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Thursday, October 12, 2017

Sean Kelly

Review: Blade Runner 2049

We return to the conflict between humans and replicants 30 years later in Blade Runner 2049. In the year 2049, replicants developed by Niander Wallace (Jared Leto) have been integrated into society. Officer K (Ryan Gosling) is a replicant blade runner, who is tasked with finding and retiring older model replicants. While on a job, K finds a box with the skeletal remains of a replicant, who seemingly died during childbirth. Knowing that the existence of a procreating replicant can start a war, K is tasked by his superior Lt. Joshi (Robin Wright) to find and retire the replicant child. The search leads K to former blade runner Rick Deckard (Harrison Ford), who has been living in hiding for the past three decades.

35 years after the original film's release, Denis Villeneuve (Arrival) directs the follow-up Blade Runner 2049. In the decades since the original, the Tyrell Corporation has gone under, with the Wallace Corporation corporation rising in its place. Officer K is a newer model replicant designed to obey his human superiors, who spends his home life with his holographic girlfriend Joi (Ana de Armas). K becomes conflicted when he is tasked to retire a replicant who was born, instead of made. At the same time, Wallace and his replicant enforcer Luv (Sylvia Hoeks) also want to find the child, in order to try and replicate the ability for replicants to procreate.

In 1982, Ridley Scott loosely adapted Philip K. Dick's 1968 novel Do Androids Dream of Electric Sheep? as the film Blade Runner, which asks the question of what makes a human. The film was neo noir science fiction tale of man vs machine, as veteran blade runner Rick Deckard tracked down a group of rogue bioengineered replicants lead by Roy Batty. Blade Runner wasn't really a box office hit, though it gained a cult following in the years since. One of the questions that Ridley Scott toyed with was whether or not Rick Deckard was himself a replicant, which is heavily hinted at in the multiple different cuts of the film. Thankfully, Blade Runner 2049 doesn't really try to answer that question and it also wastes no time in revealing that the new blade runner Officer K is himself a newer model replicant integrated into society.

It seems that Denis Villeneuve's goal with Blade Runner 2049 was to make a film that was on its surface a sequel to the original, but also told its own story. Probably the biggest connective tissue to the original Blade Runner is the return of Harrison Ford as Rick Deckard, though the film also features a brief cameo by Edward James Olmos as retired blade runner Gaff and heavy references to Sean Young's character of Rachael.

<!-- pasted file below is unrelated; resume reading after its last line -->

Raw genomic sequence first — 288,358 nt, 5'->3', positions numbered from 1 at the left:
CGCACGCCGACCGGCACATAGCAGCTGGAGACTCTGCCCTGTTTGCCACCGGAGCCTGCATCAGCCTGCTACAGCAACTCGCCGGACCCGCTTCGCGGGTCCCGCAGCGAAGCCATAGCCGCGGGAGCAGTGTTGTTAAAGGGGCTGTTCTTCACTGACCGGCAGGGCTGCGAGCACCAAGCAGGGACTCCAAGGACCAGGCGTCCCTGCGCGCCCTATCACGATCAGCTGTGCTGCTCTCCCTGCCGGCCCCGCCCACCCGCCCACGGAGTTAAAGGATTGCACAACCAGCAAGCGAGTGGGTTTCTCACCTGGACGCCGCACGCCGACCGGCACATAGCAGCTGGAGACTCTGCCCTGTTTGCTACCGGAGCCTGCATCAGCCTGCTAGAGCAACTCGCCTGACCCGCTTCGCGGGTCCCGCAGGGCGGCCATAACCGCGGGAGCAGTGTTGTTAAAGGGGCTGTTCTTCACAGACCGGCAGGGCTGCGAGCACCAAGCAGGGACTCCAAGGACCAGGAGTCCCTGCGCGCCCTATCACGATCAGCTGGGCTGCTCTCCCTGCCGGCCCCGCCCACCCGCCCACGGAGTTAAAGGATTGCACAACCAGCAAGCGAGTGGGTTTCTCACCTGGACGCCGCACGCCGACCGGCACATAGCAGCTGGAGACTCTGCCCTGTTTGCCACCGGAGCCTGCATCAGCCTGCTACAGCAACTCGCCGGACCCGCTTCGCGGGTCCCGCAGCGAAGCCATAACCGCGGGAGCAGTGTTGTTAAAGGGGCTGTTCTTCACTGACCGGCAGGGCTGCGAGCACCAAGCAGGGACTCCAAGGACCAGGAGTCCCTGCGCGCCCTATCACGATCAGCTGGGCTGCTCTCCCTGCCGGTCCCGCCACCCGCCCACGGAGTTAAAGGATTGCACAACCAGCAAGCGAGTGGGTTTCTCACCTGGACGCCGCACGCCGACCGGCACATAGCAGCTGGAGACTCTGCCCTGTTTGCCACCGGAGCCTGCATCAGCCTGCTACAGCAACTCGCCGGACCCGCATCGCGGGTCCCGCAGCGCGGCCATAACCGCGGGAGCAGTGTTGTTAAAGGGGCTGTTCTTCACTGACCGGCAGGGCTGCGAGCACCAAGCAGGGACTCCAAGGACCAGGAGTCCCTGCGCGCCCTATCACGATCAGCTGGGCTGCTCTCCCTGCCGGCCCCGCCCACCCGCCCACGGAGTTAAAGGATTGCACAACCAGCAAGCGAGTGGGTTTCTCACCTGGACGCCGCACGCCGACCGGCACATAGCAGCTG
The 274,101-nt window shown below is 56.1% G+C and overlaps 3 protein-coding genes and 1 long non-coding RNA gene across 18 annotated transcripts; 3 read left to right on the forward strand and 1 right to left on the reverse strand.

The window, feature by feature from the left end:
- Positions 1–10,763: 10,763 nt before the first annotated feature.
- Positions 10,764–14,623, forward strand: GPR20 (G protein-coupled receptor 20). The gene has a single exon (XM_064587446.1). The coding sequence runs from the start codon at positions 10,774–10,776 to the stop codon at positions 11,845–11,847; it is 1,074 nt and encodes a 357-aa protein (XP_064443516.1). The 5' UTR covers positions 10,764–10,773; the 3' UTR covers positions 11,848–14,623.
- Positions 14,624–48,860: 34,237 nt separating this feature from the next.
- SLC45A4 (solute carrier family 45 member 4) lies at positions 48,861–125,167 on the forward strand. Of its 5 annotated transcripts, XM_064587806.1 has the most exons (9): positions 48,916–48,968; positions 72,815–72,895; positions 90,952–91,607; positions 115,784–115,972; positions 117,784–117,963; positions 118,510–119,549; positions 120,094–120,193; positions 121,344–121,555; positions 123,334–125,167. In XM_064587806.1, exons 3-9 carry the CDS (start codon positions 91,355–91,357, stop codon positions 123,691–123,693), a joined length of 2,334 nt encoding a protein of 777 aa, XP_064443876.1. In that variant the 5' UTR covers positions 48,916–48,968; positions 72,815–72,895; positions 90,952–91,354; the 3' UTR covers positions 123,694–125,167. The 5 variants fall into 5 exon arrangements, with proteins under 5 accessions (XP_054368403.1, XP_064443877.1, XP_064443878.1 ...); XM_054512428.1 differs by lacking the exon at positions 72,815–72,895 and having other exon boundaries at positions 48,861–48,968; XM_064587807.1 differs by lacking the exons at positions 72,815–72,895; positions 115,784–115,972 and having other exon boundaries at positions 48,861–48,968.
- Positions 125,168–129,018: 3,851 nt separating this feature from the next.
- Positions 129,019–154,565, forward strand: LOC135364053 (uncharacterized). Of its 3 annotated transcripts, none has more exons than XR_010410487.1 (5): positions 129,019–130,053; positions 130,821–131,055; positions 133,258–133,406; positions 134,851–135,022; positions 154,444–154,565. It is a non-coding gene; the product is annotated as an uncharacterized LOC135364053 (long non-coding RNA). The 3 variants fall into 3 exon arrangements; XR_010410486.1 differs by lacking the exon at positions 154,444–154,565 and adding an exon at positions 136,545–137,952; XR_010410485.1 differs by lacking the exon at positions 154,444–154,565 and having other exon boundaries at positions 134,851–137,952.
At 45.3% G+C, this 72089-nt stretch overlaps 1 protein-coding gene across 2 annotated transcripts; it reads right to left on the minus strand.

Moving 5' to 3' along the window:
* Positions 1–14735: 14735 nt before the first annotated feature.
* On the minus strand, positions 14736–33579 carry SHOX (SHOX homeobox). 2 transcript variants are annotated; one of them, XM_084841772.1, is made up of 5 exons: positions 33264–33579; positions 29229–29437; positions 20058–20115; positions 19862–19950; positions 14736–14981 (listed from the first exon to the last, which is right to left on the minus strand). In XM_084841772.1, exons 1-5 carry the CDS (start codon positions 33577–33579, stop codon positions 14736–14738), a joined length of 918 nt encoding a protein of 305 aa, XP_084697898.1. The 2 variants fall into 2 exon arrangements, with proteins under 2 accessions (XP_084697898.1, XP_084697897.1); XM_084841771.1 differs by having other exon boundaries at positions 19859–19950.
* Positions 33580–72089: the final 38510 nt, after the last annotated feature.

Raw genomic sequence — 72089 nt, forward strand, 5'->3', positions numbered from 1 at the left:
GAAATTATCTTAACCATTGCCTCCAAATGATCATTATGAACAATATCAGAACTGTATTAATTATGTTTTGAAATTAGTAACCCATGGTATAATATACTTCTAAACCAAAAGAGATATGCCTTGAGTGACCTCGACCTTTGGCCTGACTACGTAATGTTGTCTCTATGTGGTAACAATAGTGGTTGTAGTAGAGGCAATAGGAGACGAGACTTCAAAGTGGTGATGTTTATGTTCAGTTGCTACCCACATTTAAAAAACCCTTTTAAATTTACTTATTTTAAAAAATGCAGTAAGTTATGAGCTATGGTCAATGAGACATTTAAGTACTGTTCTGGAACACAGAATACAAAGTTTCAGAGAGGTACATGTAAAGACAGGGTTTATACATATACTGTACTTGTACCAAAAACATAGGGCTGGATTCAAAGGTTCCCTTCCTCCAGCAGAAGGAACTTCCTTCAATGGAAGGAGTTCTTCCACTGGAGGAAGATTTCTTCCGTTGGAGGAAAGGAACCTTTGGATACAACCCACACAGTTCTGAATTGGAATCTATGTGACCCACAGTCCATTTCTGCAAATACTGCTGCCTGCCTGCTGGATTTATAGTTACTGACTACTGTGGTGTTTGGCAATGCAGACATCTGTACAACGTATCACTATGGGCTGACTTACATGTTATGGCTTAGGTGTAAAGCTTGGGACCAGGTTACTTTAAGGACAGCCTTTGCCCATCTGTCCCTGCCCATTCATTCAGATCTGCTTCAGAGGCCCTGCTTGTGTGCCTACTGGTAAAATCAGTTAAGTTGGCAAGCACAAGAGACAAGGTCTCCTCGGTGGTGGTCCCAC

Even though I tend to be a fan of Denis Villeneuve's films, I do have to admit that Blade Runner 2049 is the very definition of an overlong and unnecessarily sequel that doesn't really add anything new to the original. One of the more interesting aspects of the original Blade Runner is that the villain Roy Batty is often a more sympathetic figure than Rick Deckard, who is portrayed as an alcoholic shell, who was actually quite abusive towards Rachael, including a "love" scene that heavily borders on rape. Blade Runner 2049 seems to blatantly ignore those aspects of Deckard's character, having him merely be a piece of the puzzle K is trying to solve. In fact, despite Harrison Ford receiving second billing in the film, he doesn't really appear until about two thirds into the story.

Another issue I had with Blade Runner 2049 is its 2h44m running time, which is nearly an hour longer than the original film. There is no need for this story to be that long and there is a lot of stuff from the middle that could have been cut out to make this a tighter film. However, this is more an issue about the state of blockbusters in general than this film specifically, though I do have to say that I really felt Blade Runner 2049's run time. I also somewhat disappointed by the cinematography by Roger Deakins, which tries to emulate the original, but never really felt right for me. The original Blade Runner is now 35 years old, however the visuals of that film still really hold up. This film seems a lot more dark and murky to me, save a third act that is set in the desert.

Admittedly, Blade Runner has been a film that appealed more to men than women and I don't think the characterization of females in this film really help that matter. Cuban actress Ana de Armas is probably the closest thing the film has to a female lead, though she is almost entirely in the film to just be a love interest for K. While there are a few strong female characters in the film, such as Robin Wright's Lt. Joshi, this is still very much a male-centric story. That said the film does have Dutch actress Sylvia Hoeks as one of the central villains, even though her performance pales in comparison to Rutger Hauer from the original.

Altogether, I would say that while I believe that Blade Runner 2049 is a fine enough film on its own, it was not really worth the 35 year wait.

7 / 10 stars
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Sean Kelly

About Sean Kelly -

Sean Patrick Kelly is a self-described ├╝ber-geek, who has been an avid film lover for all his life. He graduated from York University in 2010 with an honours B.A. in Cinema and Media Studies and he likes to believe he knows what he’s talking about when he writes about film (despite occasionally going on pointless rants).